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About Revu

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  1. Day 13 Today I coded a lot, but I had moments when I just wanted to chill out and get entertained. To do so I watched films on YouTube some of them were about gaming. I felt better, but I plan to do this rarely. I need to go to library for a casual book. It's hard to spend free time not on gaming, but I can't give up.
  2. OK, so if on Saturday was day 8, today will be... Day 12! Christmas can be a busy time, and that is helping my challenge. Been buying some gifts, prepared to meet my family and there was no time left for gaming or even thinking about it. I am developing a belief that anything I work on on a webdev project has its purpose and that it is not nonsense beginner shitstuff that will never be valuable. That is pushing me to learn more and more and grabbing my attention away from gaming. That is the result I want.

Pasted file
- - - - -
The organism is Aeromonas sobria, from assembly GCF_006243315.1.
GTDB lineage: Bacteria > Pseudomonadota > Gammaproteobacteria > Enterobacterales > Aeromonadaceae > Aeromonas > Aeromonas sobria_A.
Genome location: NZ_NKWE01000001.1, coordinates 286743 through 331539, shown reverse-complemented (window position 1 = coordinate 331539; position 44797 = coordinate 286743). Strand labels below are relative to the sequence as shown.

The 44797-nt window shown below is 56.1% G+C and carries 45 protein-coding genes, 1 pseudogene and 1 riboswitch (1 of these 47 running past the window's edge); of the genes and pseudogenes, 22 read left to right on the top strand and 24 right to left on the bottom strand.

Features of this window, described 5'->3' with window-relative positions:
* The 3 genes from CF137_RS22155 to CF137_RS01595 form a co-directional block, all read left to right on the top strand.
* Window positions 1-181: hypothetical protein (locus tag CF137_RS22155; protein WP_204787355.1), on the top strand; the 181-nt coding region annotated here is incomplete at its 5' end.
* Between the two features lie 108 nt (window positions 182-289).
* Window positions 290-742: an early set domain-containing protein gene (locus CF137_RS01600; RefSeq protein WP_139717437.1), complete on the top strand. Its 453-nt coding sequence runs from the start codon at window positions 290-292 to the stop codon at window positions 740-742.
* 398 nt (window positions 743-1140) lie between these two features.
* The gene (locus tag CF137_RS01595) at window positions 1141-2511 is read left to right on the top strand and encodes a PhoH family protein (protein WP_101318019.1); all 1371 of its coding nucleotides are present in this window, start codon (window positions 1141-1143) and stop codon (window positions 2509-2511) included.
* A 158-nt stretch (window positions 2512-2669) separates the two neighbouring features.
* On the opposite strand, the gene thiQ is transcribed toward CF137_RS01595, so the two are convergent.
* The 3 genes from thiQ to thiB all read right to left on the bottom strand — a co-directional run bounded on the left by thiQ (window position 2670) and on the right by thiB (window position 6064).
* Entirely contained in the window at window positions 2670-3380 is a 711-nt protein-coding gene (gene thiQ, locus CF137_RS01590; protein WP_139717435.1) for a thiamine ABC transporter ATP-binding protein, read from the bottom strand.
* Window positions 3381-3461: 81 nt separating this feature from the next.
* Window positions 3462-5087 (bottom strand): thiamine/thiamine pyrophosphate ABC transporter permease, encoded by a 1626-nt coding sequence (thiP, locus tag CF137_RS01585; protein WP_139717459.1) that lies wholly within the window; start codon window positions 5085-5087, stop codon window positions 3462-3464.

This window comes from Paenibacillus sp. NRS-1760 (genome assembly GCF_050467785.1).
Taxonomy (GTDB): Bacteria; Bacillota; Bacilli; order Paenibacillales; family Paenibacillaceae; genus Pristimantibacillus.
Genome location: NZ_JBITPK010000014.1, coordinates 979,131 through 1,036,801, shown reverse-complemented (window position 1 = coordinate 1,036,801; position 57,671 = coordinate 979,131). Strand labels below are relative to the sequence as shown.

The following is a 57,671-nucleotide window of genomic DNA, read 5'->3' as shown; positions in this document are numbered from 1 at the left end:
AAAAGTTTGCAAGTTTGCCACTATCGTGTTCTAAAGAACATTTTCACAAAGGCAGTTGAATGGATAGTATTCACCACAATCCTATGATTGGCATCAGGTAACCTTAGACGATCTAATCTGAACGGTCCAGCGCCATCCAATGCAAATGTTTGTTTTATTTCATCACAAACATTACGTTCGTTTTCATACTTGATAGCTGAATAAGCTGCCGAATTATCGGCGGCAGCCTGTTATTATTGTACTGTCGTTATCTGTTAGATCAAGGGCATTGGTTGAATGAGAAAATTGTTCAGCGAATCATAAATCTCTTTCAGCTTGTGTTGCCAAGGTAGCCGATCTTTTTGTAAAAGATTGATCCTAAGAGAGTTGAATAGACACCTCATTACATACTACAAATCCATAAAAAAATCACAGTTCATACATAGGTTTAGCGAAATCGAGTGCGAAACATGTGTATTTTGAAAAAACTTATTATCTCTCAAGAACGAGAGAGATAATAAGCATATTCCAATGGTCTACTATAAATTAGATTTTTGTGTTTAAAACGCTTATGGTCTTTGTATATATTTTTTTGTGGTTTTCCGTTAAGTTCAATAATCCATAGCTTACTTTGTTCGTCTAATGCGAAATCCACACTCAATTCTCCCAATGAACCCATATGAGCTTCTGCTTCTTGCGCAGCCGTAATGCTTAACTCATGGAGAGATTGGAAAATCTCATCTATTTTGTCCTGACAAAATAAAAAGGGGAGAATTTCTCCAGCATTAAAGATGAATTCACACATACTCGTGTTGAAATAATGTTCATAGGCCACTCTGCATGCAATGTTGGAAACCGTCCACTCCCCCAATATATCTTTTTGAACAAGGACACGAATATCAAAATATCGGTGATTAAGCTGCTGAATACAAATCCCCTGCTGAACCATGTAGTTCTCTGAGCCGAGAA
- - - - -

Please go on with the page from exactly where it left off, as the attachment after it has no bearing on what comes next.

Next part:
3. Day 8 It's Saturday, lots of free time. Today I was coding and I came across a problem I wasn't able to solve. I sat with it for hours and couldn't figure it out. I felt defeated, and main source of pleasure to counteract that - gaming - was not available. I was really suffering. I started deeply thinking about life. I even started wondering if everything I do in life makes sense. When I was gaming, I didn't have time to think about these kind of things and my mood was good enough to not bother about it. Now I have to face it and do something about it or I will freak out.